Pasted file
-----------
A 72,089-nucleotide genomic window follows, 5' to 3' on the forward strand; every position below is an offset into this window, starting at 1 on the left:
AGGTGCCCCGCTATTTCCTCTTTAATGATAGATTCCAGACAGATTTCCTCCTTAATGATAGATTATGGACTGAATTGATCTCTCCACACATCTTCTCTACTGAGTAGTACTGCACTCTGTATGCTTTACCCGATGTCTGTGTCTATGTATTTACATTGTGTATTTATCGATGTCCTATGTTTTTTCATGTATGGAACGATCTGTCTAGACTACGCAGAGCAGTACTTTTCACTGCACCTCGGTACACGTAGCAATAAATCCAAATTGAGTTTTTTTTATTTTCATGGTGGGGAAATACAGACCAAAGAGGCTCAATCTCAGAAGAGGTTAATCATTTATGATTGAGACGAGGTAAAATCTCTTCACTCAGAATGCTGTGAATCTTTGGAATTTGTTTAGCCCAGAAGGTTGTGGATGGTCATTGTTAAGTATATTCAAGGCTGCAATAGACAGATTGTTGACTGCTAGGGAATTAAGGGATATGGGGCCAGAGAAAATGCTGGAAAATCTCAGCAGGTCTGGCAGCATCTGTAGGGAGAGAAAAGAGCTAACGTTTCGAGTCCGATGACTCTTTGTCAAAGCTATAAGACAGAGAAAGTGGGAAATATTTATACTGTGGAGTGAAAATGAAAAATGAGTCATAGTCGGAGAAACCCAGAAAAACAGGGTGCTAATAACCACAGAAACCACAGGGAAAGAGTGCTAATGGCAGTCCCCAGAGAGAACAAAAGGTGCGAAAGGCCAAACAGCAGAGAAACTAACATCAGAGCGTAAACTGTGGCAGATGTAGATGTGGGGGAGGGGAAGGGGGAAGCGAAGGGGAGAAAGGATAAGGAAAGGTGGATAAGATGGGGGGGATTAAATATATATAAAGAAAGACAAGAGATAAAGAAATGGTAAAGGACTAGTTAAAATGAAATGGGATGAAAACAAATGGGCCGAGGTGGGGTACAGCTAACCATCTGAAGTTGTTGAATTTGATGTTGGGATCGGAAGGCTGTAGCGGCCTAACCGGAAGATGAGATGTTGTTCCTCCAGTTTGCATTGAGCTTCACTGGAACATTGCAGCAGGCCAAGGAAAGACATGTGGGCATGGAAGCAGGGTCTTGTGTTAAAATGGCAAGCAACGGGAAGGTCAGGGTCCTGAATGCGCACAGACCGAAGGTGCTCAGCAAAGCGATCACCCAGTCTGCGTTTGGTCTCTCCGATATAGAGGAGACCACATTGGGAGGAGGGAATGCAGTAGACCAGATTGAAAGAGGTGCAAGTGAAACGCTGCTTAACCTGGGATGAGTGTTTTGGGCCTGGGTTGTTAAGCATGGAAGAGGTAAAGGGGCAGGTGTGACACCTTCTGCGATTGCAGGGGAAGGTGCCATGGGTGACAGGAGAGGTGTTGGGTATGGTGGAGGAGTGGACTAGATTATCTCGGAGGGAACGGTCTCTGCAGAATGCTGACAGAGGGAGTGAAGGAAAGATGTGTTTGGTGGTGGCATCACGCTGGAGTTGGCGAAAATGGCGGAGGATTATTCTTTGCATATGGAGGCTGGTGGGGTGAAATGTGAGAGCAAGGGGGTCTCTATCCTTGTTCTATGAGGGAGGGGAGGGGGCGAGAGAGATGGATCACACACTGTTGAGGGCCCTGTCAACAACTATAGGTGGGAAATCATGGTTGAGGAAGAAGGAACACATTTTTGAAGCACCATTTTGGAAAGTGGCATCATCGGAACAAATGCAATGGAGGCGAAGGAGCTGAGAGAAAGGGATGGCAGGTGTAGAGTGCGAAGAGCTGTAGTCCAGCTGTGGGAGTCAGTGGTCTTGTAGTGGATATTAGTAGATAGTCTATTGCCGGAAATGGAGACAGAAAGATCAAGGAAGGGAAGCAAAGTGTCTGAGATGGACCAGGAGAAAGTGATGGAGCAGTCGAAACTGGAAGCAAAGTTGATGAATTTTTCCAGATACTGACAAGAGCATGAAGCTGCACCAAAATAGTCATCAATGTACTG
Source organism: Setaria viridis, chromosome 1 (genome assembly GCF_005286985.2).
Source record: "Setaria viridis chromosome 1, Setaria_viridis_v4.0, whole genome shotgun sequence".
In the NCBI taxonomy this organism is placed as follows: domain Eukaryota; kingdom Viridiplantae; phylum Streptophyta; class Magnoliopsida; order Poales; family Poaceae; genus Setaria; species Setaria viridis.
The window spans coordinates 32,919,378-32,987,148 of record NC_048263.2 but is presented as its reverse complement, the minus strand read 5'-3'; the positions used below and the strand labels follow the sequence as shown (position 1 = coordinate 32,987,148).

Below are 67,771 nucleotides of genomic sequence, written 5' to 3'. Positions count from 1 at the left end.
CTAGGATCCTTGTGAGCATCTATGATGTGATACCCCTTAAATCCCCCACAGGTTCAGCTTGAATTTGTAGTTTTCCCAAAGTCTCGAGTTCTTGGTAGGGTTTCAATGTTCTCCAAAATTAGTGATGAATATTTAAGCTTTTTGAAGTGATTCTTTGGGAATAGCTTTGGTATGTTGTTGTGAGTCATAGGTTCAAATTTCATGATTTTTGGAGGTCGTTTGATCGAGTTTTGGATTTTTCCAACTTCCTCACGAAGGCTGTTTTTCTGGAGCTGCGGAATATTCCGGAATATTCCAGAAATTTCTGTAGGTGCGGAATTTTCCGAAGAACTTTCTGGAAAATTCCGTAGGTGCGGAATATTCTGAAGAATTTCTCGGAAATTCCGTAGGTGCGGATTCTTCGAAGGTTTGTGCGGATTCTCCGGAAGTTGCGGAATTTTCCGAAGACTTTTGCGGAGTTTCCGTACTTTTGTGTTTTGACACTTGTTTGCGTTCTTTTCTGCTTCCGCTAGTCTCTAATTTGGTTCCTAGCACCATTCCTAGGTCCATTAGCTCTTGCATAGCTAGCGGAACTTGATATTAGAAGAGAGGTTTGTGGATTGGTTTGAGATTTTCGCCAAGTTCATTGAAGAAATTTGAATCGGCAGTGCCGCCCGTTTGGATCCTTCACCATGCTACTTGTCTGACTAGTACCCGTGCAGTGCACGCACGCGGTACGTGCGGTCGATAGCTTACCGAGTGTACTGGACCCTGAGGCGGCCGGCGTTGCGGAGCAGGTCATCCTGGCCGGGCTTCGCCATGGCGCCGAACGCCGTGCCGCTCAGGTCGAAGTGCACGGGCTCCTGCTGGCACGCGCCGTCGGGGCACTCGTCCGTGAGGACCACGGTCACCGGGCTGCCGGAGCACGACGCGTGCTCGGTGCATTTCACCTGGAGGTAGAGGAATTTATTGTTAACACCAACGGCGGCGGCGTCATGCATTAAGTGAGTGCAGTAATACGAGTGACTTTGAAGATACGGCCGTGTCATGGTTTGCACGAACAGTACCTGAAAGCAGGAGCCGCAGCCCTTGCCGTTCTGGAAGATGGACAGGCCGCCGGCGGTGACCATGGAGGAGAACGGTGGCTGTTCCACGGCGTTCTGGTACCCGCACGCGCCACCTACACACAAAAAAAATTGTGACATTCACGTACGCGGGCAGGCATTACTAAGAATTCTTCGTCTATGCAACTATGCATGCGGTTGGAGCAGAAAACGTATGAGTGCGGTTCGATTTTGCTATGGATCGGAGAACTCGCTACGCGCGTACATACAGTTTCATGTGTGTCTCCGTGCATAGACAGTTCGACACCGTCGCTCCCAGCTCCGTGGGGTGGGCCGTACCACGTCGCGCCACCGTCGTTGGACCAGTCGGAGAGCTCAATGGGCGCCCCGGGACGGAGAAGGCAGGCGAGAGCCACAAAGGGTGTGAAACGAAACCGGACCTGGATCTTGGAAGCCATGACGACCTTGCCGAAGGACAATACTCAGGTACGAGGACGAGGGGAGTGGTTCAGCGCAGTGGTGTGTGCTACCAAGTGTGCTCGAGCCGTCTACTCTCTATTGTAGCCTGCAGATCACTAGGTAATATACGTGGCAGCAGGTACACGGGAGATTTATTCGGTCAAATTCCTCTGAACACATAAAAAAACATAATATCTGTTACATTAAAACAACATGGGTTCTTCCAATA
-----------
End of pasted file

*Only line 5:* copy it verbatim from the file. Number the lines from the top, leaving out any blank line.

In the NCBI taxonomy this organism is placed as follows: domain Eukaryota; kingdom Viridiplantae; phylum Streptophyta; class Magnoliopsida; order Poales; family Poaceae; genus Setaria; species Setaria viridis.